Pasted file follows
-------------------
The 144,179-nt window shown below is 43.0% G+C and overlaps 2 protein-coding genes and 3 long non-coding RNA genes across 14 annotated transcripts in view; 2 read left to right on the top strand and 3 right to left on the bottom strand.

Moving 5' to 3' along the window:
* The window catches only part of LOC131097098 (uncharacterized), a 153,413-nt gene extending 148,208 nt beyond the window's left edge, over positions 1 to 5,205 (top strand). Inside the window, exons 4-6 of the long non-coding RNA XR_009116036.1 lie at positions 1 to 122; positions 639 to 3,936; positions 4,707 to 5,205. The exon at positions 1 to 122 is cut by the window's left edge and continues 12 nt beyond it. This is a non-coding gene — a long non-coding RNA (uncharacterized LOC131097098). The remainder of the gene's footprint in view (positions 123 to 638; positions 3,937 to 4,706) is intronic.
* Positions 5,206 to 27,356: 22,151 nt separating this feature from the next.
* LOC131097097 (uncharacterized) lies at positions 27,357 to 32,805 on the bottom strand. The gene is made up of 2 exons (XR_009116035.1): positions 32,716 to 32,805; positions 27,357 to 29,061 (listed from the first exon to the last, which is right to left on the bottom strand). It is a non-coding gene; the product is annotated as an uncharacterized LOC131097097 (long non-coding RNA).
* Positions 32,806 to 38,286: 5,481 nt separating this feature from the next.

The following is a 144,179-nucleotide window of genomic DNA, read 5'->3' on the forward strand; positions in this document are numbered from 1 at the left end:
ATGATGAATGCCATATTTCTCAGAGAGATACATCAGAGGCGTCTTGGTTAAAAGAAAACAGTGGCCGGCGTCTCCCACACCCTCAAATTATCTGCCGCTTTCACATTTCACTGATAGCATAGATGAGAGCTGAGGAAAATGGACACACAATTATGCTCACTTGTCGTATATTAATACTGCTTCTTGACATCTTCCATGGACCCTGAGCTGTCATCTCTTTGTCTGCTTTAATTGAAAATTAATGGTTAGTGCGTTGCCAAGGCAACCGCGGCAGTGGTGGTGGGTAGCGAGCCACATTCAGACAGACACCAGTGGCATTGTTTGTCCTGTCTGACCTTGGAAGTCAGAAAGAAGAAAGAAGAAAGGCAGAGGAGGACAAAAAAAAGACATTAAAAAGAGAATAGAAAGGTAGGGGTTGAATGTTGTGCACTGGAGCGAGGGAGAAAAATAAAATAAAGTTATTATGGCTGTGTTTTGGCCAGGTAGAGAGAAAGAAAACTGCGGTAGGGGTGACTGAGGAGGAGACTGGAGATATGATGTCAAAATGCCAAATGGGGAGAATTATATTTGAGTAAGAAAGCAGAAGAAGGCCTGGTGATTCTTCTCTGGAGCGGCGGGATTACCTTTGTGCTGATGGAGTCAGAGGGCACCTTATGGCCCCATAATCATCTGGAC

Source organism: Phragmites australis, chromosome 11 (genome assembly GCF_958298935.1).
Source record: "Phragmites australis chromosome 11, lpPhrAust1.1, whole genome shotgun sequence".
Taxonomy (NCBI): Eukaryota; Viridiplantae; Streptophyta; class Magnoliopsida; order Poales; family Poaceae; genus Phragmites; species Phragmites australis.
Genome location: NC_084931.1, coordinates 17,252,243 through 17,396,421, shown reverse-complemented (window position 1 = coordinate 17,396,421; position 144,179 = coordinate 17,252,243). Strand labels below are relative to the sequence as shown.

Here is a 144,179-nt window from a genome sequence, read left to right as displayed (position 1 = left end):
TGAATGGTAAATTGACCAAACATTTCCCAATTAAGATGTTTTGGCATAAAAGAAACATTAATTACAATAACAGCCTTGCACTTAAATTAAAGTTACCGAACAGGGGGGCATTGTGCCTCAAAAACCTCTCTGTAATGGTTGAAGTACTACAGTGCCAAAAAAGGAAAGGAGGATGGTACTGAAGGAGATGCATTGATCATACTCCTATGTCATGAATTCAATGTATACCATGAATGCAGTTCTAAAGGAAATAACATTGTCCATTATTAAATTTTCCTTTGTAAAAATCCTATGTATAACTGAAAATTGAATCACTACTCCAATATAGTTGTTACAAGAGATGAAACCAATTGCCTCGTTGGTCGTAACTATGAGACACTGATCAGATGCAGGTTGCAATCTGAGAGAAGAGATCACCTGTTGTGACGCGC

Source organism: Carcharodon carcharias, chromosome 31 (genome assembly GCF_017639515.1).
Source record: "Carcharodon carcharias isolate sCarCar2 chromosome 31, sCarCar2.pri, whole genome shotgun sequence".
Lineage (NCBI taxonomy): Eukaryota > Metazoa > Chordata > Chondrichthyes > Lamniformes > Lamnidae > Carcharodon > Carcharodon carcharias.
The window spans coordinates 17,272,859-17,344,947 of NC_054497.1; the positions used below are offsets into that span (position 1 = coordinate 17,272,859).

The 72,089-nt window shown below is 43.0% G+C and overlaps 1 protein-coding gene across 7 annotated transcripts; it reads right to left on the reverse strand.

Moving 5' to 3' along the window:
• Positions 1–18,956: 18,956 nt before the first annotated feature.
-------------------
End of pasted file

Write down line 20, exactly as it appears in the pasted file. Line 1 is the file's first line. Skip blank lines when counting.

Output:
Moving 5' to 3' along the window: